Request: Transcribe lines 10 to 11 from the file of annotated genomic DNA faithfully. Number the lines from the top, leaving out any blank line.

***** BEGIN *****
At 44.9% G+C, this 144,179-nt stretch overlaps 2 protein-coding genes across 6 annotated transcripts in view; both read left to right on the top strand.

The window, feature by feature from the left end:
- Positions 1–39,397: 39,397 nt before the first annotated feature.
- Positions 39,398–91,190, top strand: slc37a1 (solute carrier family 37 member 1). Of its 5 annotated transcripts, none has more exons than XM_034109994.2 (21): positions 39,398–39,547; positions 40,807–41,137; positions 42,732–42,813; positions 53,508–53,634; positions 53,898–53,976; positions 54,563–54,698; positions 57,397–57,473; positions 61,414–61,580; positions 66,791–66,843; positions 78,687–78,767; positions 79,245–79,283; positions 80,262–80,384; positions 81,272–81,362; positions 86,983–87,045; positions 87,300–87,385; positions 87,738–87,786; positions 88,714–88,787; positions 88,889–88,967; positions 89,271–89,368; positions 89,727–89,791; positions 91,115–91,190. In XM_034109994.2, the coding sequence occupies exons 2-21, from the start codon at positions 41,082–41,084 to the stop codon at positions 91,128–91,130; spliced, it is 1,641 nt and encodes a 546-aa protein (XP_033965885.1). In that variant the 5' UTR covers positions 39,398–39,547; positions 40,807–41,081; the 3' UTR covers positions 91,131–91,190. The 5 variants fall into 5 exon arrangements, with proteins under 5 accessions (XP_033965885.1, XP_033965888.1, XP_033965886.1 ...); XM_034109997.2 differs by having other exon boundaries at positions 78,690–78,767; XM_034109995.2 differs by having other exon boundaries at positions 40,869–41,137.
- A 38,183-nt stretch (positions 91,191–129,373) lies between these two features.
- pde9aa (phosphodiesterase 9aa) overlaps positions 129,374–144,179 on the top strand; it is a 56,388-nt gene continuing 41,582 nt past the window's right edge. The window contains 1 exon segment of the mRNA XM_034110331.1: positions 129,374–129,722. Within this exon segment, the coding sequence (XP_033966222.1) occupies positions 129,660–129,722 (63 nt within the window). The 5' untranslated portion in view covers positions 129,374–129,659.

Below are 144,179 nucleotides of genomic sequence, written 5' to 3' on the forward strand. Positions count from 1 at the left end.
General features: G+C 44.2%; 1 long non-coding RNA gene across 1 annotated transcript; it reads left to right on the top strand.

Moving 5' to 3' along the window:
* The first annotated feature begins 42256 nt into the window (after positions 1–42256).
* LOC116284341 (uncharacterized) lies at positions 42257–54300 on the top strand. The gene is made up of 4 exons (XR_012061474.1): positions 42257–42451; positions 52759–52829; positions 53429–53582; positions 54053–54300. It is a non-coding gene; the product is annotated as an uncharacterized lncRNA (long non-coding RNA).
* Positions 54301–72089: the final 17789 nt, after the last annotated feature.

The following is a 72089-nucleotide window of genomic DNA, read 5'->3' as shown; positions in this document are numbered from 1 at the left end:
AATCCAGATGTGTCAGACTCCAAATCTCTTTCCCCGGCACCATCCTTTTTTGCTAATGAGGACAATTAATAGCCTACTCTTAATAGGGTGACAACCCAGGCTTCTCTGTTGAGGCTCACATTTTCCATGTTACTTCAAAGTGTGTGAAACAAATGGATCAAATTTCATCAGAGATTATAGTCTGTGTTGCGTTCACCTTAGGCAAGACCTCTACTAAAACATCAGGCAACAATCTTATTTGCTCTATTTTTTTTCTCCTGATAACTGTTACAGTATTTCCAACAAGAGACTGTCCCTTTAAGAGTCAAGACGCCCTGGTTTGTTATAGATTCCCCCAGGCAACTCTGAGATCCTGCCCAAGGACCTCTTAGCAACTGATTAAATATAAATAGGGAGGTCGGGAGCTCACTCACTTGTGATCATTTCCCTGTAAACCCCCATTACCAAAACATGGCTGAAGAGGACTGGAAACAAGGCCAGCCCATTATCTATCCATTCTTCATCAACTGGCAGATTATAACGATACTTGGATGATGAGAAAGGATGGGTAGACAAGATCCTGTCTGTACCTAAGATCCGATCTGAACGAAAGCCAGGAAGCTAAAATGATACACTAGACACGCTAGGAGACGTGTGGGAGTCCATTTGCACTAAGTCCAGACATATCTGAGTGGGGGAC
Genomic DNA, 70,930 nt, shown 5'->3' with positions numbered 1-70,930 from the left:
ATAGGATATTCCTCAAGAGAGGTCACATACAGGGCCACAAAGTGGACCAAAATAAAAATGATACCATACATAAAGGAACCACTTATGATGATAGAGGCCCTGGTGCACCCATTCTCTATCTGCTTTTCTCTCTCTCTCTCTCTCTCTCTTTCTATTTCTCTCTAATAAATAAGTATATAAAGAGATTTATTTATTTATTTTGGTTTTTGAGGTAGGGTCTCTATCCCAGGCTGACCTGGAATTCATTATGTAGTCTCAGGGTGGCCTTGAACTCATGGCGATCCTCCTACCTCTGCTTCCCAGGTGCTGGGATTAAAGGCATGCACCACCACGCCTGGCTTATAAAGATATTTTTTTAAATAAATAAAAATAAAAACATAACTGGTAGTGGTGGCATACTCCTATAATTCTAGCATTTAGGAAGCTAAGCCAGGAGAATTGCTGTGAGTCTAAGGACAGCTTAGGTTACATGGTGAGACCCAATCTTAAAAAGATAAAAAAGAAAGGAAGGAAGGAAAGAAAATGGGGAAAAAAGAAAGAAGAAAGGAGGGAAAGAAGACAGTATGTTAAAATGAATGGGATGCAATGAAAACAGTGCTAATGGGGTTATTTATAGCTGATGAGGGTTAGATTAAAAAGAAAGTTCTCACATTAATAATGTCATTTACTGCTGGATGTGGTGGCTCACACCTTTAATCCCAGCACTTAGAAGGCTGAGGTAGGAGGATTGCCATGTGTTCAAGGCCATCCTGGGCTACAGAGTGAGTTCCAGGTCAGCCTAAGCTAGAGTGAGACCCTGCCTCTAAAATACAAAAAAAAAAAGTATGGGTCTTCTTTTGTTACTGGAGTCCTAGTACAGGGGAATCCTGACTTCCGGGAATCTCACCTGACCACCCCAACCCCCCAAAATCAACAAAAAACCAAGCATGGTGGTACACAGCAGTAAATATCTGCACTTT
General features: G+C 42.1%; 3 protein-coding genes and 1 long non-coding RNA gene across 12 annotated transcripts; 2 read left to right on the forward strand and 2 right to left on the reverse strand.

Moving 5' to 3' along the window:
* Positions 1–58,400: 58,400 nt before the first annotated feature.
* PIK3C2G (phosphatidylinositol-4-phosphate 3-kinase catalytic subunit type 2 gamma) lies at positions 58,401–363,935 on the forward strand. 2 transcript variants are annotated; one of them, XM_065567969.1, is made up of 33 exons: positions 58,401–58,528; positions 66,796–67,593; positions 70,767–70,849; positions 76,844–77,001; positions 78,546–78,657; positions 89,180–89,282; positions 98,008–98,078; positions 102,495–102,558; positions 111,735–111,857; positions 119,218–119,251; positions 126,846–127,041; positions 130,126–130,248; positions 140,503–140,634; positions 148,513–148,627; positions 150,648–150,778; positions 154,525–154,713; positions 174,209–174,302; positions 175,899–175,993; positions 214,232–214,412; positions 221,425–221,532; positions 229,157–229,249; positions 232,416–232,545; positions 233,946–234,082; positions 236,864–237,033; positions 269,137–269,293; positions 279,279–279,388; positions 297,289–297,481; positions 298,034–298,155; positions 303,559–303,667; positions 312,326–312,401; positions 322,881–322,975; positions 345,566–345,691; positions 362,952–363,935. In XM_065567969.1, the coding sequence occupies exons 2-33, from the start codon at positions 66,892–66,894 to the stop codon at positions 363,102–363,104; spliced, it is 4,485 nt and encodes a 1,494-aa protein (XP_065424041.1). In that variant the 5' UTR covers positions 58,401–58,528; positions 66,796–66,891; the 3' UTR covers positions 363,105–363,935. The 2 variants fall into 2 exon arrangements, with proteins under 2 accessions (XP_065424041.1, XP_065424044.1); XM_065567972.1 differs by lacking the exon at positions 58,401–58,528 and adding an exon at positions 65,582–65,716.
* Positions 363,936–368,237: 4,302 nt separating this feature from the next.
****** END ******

* The first annotated feature begins 42256 nt into the window (after positions 1–42256).
* LOC116284341 (uncharacterized) lies at positions 42257–54300 on the top strand. The gene is made up of 4 exons (XR_012061474.1): positions 42257–42451; positions 52759–52829; positions 53429–53582; positions 54053–54300. It is a non-coding gene; the product is annotated as an uncharacterized lncRNA (long non-coding RNA).